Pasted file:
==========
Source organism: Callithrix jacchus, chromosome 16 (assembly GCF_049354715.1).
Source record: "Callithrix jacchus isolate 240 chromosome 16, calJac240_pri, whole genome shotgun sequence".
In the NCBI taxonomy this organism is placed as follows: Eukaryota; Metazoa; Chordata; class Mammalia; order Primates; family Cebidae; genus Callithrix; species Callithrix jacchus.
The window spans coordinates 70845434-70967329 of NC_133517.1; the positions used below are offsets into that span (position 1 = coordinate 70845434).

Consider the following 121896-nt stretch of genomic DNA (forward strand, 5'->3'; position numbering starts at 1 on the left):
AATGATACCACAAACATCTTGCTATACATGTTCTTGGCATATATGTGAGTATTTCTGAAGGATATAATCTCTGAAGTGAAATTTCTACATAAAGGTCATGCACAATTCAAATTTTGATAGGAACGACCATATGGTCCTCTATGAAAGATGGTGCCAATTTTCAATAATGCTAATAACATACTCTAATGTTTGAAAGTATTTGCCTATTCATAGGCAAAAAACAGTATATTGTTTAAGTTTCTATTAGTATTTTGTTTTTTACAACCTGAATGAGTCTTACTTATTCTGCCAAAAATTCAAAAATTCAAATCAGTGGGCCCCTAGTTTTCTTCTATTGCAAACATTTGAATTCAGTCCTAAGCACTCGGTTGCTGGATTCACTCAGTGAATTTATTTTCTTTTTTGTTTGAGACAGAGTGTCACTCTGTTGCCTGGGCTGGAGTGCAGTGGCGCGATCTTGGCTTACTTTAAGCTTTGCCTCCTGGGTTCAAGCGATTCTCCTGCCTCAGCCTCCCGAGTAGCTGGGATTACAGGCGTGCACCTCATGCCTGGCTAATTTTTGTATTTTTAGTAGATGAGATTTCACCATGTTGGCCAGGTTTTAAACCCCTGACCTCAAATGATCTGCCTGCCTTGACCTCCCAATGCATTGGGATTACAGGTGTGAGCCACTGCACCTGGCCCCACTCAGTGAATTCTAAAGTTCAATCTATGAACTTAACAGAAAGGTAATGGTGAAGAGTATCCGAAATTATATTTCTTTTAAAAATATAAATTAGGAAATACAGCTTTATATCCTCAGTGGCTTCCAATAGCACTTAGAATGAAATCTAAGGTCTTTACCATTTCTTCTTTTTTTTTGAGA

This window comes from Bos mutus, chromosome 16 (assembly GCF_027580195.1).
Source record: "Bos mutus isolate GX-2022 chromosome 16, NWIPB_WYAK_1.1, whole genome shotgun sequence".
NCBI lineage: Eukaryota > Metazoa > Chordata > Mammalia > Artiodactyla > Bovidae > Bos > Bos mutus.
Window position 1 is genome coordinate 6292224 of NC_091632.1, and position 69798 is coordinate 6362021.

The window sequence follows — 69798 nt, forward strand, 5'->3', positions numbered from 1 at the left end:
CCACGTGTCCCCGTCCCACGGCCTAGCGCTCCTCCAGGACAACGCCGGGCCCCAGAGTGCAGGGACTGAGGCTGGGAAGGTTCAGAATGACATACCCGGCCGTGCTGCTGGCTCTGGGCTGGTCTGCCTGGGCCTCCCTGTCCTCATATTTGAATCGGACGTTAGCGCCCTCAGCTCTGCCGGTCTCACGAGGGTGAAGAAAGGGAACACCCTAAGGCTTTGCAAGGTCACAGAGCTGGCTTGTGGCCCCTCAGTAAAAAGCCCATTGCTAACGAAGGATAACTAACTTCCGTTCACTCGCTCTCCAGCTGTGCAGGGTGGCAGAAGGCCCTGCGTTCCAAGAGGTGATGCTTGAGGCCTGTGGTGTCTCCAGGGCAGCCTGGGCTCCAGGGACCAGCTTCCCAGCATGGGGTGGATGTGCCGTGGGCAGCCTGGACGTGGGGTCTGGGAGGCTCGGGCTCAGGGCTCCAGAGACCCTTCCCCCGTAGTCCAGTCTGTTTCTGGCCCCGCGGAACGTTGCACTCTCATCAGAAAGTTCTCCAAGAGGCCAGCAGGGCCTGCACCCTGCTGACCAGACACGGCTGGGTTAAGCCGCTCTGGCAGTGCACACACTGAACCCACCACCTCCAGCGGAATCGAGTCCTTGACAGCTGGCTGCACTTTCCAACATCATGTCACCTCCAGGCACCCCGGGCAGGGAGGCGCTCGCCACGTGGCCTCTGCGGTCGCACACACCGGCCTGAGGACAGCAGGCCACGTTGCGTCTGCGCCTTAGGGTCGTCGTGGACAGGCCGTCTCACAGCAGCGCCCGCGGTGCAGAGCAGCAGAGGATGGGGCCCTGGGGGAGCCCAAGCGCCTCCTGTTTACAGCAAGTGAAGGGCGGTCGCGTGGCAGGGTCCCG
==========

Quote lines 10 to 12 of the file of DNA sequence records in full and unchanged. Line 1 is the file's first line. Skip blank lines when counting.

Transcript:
Window position 1 is genome coordinate 6292224 of NC_091632.1, and position 69798 is coordinate 6362021.

The window sequence follows — 69798 nt, forward strand, 5'->3', positions numbered from 1 at the left end:
CCACGTGTCCCCGTCCCACGGCCTAGCGCTCCTCCAGGACAACGCCGGGCCCCAGAGTGCAGGGACTGAGGCTGGGAAGGTTCAGAATGACATACCCGGCCGTGCTGCTGGCTCTGGGCTGGTCTGCCTGGGCCTCCCTGTCCTCATATTTGAATCGGACGTTAGCGCCCTCAGCTCTGCCGGTCTCACGAGGGTGAAGAAAGGGAACACCCTAAGGCTTTGCAAGGTCACAGAGCTGGCTTGTGGCCCCTCAGTAAAAAGCCCATTGCTAACGAAGGATAACTAACTTCCGTTCACTCGCTCTCCAGCTGTGCAGGGTGGCAGAAGGCCCTGCGTTCCAAGAGGTGATGCTTGAGGCCTGTGGTGTCTCCAGGGCAGCCTGGGCTCCAGGGACCAGCTTCCCAGCATGGGGTGGATGTGCCGTGGGCAGCCTGGACGTGGGGTCTGGGAGGCTCGGGCTCAGGGCTCCAGAGACCCTTCCCCCGTAGTCCAGTCTGTTTCTGGCCCCGCGGAACGTTGCACTCTCATCAGAAAGTTCTCCAAGAGGCCAGCAGGGCCTGCACCCTGCTGACCAGACACGGCTGGGTTAAGCCGCTCTGGCAGTGCACACACTGAACCCACCACCTCCAGCGGAATCGAGTCCTTGACAGCTGGCTGCACTTTCCAACATCATGTCACCTCCAGGCACCCCGGGCAGGGAGGCGCTCGCCACGTGGCCTCTGCGGTCGCACACACCGGCCTGAGGACAGCAGGCCACGTTGCGTCTGCGCCTTAGGGTCGTCGTGGACAGGCCGTCTCACAGCAGCGCCCGCGGTGCAGAGCAGCAGAGGATGGGGCCCTGGGGGAGCCCAAGCGCCTCCTGTTTACAGCAAGTGAAGGGCGGTCGCGTGGCAGGGTCCCG